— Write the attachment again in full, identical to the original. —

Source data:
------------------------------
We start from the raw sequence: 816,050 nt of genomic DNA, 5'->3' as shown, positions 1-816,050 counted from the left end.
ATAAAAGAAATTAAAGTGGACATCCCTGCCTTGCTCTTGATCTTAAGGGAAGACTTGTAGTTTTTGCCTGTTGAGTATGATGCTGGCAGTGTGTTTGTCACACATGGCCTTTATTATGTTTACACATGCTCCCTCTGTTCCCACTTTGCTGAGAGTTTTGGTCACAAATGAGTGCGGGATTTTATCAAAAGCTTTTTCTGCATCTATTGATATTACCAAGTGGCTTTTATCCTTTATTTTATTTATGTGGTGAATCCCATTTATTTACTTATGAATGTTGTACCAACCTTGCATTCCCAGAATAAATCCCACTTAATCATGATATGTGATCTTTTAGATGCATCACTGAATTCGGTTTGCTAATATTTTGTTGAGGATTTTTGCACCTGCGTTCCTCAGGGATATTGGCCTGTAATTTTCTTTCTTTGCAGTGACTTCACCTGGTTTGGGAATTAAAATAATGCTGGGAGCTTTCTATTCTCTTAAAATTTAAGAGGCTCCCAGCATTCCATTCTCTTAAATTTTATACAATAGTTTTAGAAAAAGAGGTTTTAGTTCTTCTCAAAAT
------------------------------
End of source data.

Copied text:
We start from the raw sequence: 816,050 nt of genomic DNA, 5'->3' as shown, positions 1-816,050 counted from the left end.
ATAAAAGAAATTAAAGTGGACATCCCTGCCTTGCTCTTGATCTTAAGGGAAGACTTGTAGTTTTTGCCTGTTGAGTATGATGCTGGCAGTGTGTTTGTCACACATGGCCTTTATTATGTTTACACATGCTCCCTCTGTTCCCACTTTGCTGAGAGTTTTGGTCACAAATGAGTGCGGGATTTTATCAAAAGCTTTTTCTGCATCTATTGATATTACCAAGTGGCTTTTATCCTTTATTTTATTTATGTGGTGAATCCCATTTATTTACTTATGAATGTTGTACCAACCTTGCATTCCCAGAATAAATCCCACTTAATCATGATATGTGATCTTTTAGATGCATCACTGAATTCGGTTTGCTAATATTTTGTTGAGGATTTTTGCACCTGCGTTCCTCAGGGATATTGGCCTGTAATTTTCTTTCTTTGCAGTGACTTCACCTGGTTTGGGAATTAAAATAATGCTGGGAGCTTTCTATTCTCTTAAAATTTAAGAGGCTCCCAGCATTCCATTCTCTTAAATTTTATACAATAGTTTTAGAAAAAGAGGTTTTAGTTCTTCTCAAAAT